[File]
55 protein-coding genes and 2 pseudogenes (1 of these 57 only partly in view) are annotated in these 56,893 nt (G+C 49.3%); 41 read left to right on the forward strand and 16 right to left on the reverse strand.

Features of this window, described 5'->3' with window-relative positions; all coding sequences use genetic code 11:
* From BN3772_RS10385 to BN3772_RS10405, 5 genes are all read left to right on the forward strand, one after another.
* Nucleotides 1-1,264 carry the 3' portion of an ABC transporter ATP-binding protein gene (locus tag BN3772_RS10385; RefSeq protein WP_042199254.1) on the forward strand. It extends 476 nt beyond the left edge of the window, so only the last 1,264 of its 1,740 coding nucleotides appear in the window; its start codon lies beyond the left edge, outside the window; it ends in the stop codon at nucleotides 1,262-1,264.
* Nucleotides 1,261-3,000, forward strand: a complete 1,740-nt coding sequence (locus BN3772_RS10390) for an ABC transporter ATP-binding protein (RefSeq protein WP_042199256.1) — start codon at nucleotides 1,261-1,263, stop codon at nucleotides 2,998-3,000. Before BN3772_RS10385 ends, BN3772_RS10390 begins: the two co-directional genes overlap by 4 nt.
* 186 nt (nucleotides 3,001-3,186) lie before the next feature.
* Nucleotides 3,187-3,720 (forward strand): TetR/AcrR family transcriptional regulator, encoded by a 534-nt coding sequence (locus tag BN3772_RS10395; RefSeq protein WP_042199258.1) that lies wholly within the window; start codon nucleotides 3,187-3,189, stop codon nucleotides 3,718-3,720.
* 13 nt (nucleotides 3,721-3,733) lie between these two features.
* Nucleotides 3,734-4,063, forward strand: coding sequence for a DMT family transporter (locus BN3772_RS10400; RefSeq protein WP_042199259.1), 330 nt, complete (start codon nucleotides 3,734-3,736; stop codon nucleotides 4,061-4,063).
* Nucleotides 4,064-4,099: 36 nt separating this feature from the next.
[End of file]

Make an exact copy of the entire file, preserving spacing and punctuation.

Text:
55 protein-coding genes and 2 pseudogenes (1 of these 57 only partly in view) are annotated in these 56,893 nt (G+C 49.3%); 41 read left to right on the forward strand and 16 right to left on the reverse strand.

Features of this window, described 5'->3' with window-relative positions; all coding sequences use genetic code 11:
* From BN3772_RS10385 to BN3772_RS10405, 5 genes are all read left to right on the forward strand, one after another.
* Nucleotides 1-1,264 carry the 3' portion of an ABC transporter ATP-binding protein gene (locus tag BN3772_RS10385; RefSeq protein WP_042199254.1) on the forward strand. It extends 476 nt beyond the left edge of the window, so only the last 1,264 of its 1,740 coding nucleotides appear in the window; its start codon lies beyond the left edge, outside the window; it ends in the stop codon at nucleotides 1,262-1,264.
* Nucleotides 1,261-3,000, forward strand: a complete 1,740-nt coding sequence (locus BN3772_RS10390) for an ABC transporter ATP-binding protein (RefSeq protein WP_042199256.1) — start codon at nucleotides 1,261-1,263, stop codon at nucleotides 2,998-3,000. Before BN3772_RS10385 ends, BN3772_RS10390 begins: the two co-directional genes overlap by 4 nt.
* 186 nt (nucleotides 3,001-3,186) lie before the next feature.
* Nucleotides 3,187-3,720 (forward strand): TetR/AcrR family transcriptional regulator, encoded by a 534-nt coding sequence (locus tag BN3772_RS10395; RefSeq protein WP_042199258.1) that lies wholly within the window; start codon nucleotides 3,187-3,189, stop codon nucleotides 3,718-3,720.
* 13 nt (nucleotides 3,721-3,733) lie between these two features.
* Nucleotides 3,734-4,063, forward strand: coding sequence for a DMT family transporter (locus BN3772_RS10400; RefSeq protein WP_042199259.1), 330 nt, complete (start codon nucleotides 3,734-3,736; stop codon nucleotides 4,061-4,063).
* Nucleotides 4,064-4,099: 36 nt separating this feature from the next.